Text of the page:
Sunday, 21 November 2010


It was a hot day yesterday – on paper that is. I’d just left the Abandoned Ireland exhibition in the Vision Centre, many of the abandoned houses featured there having been burned down, not all accidentally, and my next call was to the Central Library to see the Rising from the Ashes Exhibition, the Burning of Cork’s Carnegie Library and the Rebuilding of its Collections.

In December 1920, the library, on Anglesea Street, was one of a big number of important Cork buildings torched by the British Crown Forces (after an ambush at Dillon's Cross). This particular act of barbarism provoked an astonishingly helpful response across the civilised world, including Britain.

Bit by bit, the story spread across the world – no internet in those days. City Librarian James Wilkinson and the Lord Mayor Donal Og O’Ceallachain (who was smuggled abroad to avoid the wave of military arrests that Christmas) led the effort to get the word out.

Books and donations flowed into Cork to replace the volumes that had been lost. Mrs George Bernard Shaw led the way with no less than 1,283 volumes, followed by Mrs McKee (London) with 1149. James Coleman of Cobh, Mrs T.W. Rolleston and Mrs Mary Louise Dring of Glanmire were big contributors as were the Birmingham City Library  and the Republic of France.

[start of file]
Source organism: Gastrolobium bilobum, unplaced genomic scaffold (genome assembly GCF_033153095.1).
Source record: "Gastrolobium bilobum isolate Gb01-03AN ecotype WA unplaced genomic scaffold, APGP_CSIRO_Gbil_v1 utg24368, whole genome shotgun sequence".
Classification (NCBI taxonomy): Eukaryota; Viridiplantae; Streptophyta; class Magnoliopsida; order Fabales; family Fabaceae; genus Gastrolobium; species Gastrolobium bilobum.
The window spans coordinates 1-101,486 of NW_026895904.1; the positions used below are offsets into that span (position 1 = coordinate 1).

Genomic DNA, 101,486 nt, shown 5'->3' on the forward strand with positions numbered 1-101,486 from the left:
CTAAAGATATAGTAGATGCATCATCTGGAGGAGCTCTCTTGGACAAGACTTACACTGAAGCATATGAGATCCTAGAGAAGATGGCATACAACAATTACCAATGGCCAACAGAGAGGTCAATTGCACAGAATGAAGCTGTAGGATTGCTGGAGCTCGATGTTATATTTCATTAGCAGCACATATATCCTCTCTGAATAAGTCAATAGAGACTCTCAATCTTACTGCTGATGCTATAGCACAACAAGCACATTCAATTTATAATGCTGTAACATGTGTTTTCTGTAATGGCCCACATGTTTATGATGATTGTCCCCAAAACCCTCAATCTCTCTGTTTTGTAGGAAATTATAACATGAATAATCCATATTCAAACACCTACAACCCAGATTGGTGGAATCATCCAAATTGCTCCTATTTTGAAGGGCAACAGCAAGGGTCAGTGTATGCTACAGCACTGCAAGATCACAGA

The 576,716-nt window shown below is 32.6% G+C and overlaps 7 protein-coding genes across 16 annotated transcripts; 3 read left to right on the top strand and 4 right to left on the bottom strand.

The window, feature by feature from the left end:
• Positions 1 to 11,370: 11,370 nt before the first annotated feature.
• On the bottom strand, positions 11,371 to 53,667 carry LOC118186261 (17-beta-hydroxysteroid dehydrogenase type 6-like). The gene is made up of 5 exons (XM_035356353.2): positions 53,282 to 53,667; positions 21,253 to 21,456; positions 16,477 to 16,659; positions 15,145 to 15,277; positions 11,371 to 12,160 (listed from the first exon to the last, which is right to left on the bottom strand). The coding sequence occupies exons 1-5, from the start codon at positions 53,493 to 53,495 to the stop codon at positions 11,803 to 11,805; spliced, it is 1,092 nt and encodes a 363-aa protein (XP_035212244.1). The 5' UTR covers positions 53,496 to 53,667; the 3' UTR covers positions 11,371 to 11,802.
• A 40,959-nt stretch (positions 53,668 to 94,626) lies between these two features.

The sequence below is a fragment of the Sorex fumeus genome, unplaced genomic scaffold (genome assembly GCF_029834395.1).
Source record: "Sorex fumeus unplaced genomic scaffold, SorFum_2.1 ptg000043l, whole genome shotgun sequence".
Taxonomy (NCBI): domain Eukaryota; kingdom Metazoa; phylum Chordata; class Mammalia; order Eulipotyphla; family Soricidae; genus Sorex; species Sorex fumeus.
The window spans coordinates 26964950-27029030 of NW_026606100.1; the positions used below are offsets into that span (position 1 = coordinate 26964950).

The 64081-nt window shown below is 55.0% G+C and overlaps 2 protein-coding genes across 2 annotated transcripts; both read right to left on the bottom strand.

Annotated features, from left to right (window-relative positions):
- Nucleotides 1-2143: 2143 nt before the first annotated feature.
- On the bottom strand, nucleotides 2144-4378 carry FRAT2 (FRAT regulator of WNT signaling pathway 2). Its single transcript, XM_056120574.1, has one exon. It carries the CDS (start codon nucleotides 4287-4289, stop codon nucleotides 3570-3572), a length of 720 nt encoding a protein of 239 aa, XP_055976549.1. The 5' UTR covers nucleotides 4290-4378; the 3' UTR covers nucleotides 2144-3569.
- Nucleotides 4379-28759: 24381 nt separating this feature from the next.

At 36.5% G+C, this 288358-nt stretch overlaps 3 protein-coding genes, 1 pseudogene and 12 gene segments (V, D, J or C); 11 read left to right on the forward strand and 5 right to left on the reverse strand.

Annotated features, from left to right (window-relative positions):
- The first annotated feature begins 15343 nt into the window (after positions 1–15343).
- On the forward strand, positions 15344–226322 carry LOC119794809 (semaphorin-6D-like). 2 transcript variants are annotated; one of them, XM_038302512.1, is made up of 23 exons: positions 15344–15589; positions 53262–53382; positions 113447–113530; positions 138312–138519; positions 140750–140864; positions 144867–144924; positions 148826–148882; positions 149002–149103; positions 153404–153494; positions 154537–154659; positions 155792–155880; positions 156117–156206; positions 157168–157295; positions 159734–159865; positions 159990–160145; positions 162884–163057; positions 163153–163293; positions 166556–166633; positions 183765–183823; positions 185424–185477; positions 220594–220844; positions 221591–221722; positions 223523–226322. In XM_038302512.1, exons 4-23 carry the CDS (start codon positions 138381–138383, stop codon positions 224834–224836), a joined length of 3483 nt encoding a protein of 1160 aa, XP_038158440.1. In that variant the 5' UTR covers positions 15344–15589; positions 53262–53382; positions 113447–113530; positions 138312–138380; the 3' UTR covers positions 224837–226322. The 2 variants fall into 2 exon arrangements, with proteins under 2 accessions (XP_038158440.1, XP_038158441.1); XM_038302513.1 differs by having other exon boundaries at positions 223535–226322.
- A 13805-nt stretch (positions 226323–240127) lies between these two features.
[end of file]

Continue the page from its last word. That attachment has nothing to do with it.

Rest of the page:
Thomas McCarthy, a poet and a current librarian here, has written a book entitled Rising from the Ashes. It costs just a reasonable seven euro – you wouldn’t buy a cocktail for it – and between its covers you’ll get all the fascinating details.

The exhibition itself, in the foyer of the library, is rather low key, just about ten information panels and an oil paginating of the burning. Thought there might have been some old books on view, even newspapers or other artefacts.

But then I don't know what budgetary considerations or other restrictions were in operation. I am now looking forward to reading the book and if you want a copy hurry on down to your local library as I was informed yesterday (Saturday) that they were flying out the door.

The burning didn't begin or end there of course. We burned down quite a few of the great houses ourselves during the War of Independence and later during the Civil War. Collateral damage is a modern term. We lost a lot of heritage then. Imagine what a tourist attraction we'd have in Kinsale had Charles Fort not been torched during the Civil War. There are many more like that.

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